1. What is the WOD?
It is the “Workout of the Day”. We select and post a workout for each day on crossfitdenver.com. This workout could be a “named” workout, developed and described on the national site, or it could be a workout we have developed here. It is all part of the “constant variation” philosophy of CrossFit.
2. What if I can’t do the workout as posted?
Not that many athletes can do ALL CrossFit workouts as RX’d (described). A big part of CrossFit is the concept of “scaling”. That is, substituting in modifications to movements to make them more or less difficult based on the individual’s level of fitness and training. For example, many workouts include the pull-up. Many people cannot do a dead hang (non-kipping) pull-up. The pull-up can be scaled by substituting a kipping pull-up, jumping pull-up, pull-up with resistance bands, a bar pull-down, etc. In this way, you can begin with less challenging exercises and progressively work your way up to more advanced movements.
3. Is the WOD enough? Should I do more training?
Part of the crossfit philosophy includes pursuing/learning another sport or activity, and many crossfitters are also martial artists and competitive athletes in a variety of disciplines. However, if you work the WODs hard, you will find yourself at an improved level of fitness, and for lots of us, the WOD is our primary “sport.” If you pursue another activity, you will need to balance your work/rest cycles and be sure to allow for recovery. Sometimes, you will need extra days off or to consider a WOD as “active rest” done at a lower intensity.
4. Should I be in fairly good shape before starting CrossFit? Should I go to a traditional gym to get a “base” level of fitness before stepping up to CrossFit?
NO! A THOUSAND TIMES NO!!!! CrossFit is designed for athletes of ALL levels — from professional athletes, to desk jockeys, to homemakers, to retirees. We scale load and intensity for all our clients based on their individual fitness level and ability. Going to a traditional health club first will just delay the benefits you will receive from a CrossFit regimen.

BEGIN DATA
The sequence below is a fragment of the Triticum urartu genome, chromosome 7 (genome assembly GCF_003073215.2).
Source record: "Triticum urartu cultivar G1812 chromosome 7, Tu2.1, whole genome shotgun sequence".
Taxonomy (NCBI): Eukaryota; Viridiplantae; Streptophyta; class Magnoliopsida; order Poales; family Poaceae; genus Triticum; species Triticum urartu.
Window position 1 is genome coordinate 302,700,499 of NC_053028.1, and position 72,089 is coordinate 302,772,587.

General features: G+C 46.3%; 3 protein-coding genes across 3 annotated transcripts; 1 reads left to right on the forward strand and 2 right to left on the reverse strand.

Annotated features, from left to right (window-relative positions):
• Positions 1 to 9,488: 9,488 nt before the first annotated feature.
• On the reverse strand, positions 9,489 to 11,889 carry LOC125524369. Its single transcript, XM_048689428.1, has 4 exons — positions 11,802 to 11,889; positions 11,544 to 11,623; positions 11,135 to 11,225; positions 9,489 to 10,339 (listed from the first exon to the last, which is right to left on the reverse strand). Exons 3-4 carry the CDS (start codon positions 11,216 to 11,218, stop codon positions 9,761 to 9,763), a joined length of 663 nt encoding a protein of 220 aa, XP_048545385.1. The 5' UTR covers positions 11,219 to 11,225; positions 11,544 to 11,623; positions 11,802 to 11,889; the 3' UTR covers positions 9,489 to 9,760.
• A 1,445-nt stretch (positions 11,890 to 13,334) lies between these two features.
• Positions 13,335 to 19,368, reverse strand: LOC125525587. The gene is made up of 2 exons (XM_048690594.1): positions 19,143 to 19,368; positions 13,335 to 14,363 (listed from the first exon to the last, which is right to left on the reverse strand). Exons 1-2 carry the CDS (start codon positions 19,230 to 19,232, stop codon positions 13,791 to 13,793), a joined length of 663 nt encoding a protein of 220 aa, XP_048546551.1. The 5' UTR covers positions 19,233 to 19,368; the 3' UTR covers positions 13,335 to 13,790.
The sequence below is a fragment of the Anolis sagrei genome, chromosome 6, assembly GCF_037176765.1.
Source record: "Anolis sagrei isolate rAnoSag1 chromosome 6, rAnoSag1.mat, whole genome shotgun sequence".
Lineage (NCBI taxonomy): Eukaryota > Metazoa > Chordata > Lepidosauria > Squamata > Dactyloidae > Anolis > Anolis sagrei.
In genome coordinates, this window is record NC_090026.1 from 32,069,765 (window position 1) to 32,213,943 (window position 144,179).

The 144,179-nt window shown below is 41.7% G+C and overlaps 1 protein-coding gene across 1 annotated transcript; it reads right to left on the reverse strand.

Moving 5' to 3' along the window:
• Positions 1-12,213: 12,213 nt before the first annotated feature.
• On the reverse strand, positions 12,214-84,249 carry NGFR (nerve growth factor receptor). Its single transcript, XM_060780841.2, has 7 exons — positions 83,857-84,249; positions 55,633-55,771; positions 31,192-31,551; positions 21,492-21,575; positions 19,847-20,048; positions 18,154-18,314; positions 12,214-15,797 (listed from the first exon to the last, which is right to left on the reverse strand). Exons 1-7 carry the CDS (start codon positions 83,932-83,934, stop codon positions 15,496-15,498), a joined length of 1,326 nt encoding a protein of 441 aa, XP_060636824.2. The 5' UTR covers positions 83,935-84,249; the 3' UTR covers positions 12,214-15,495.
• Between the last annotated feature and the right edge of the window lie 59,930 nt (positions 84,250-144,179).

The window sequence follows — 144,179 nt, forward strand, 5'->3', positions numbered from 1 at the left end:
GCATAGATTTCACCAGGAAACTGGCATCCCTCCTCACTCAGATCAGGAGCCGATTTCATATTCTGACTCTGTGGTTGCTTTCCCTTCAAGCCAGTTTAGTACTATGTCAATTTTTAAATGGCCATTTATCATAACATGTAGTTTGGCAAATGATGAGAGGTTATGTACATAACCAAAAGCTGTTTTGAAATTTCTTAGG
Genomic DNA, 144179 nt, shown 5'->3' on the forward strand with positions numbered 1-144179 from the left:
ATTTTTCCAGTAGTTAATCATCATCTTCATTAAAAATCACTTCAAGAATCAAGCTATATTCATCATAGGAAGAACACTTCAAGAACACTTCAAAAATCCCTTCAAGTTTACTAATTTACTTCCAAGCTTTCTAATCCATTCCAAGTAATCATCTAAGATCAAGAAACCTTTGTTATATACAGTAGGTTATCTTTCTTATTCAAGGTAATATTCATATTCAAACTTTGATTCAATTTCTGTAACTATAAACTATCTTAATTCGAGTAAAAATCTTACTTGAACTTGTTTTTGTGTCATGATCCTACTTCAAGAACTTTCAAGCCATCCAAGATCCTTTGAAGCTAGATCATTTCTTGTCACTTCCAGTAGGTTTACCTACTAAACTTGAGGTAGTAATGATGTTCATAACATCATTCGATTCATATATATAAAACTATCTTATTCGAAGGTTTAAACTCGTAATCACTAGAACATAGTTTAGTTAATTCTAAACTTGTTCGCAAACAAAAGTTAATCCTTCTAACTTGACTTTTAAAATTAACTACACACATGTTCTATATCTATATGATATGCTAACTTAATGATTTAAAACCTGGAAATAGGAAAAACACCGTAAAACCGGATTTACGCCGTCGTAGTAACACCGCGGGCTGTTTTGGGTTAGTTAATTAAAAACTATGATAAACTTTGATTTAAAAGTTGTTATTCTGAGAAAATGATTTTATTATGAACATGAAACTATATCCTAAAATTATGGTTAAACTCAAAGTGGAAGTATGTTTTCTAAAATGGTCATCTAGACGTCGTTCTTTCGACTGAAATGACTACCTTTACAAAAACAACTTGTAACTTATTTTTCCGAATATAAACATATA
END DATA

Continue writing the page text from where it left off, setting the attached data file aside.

For more FAQ’s, click here to see the national site FAQ
To see recorded exercises and demo’s of various workouts, click here
CrossFit Acronyms and Abbreviations
AMRAP: As Many Reps (sometimes Rounds) as Possible
ATG: Ass to Grass
BP: Bench press
BS: Back squat
BW (or BWT): Body weight
CFT:CrossFit Total – consisting of max squat, press, and deadlift.
C&J: Clean and jerk
C2: Concept II rowing machine
FS: Front squat
GHD: Glute ham raise (developer). Posterior chain exercise, like a back extension. Also, the device that allows for the proper performance of a GHR.
GHD Situp: Situp done on the GHR(D) bench.
GPP: General physical preparedness, aka “fitness.”
GTG: Grease the Groove, a protocol of doing many sub-maximal sets of an exercise throughtout the day
H2H: Hand to hand; refers to Jeff Martone’s kettlebell “juggling” techniques (or to combat).
HSPU: Hand stand push up. Kick up into a handstand (use wall for balance, if needed) bend arms until nose touches floor and push back up.
HSQ: Hang squat (clean or snatch). Start with bar “at the hang,” about knee height. Initiate pull. As the bar rises drop into a full squat and catch the bar in the racked position. From there, rise to a standing position
IF: Intermittent Fasting
MEBB:Maximum Effort Black box, term coined by Mike Rutherford. Search the forum for it. Originally laid out in one of the early Performance Menu issues.
KTE: Knees to elbows. Similar to TTBs described below.
MetCon: Metabolic Conditioning workout
MP: Military press
MU: Muscle ups. Hanging from rings you do a combination pull-up and dip so you end in an upright support.
OHS: Overhead squat. Full-depth squat performed while arms are locked out in a wide grip press position above (and usually behind) the head.
PC: Power clean
PD: Pood, weight measure for kettlebells –1 pood =36 lbs; 1.5 pood = 54 lbs; 2 pood = 72 lbs. Approx db equivalents are 35, 55, 70
PR: Personal record
PP: Push press
PSN: Power snatch
PU: Pull-ups, possibly push ups depending on the context
Rep: Repetition. One performance of an exercise.
Rx’d; as Rx’d: As prescribed; as written. WOD done without any adjustments.
RM: Repetition maximum. Your 1RM is your max lift for one rep. Your 10 RM is the most you can lift 10 times.
SDHP: Sumo deadlift high pull (see exercise section)
Set: A number of repetitions. e.g., 3 sets of 10 reps, often seen as 3×10, means do 10 reps, rest, repeat, rest, repeat.
SPP: Specific physical preparednesss, aka skill training.
SS: Starting Strength; Mark Rippetoe’s great book on strength training basics. Available right here.
Subbed: Substituted. The CORRECT use of “subbed,” as in “substituted,” is, “I subbed an exercise I can do for one I can’t,” For example,if you can’t do HSPU, you subbed regular pushups.
TGU: Turkish get-up (See exercise section)
TTB: Toes to bar. Hang from bar. Bending only at waist raise your toes to touch the bar, slowly lower them and repeat.
WO (or W/O): Workout
WOD: Workout of the day
YBF: You’ll Be Fine (liberally applied in spray form)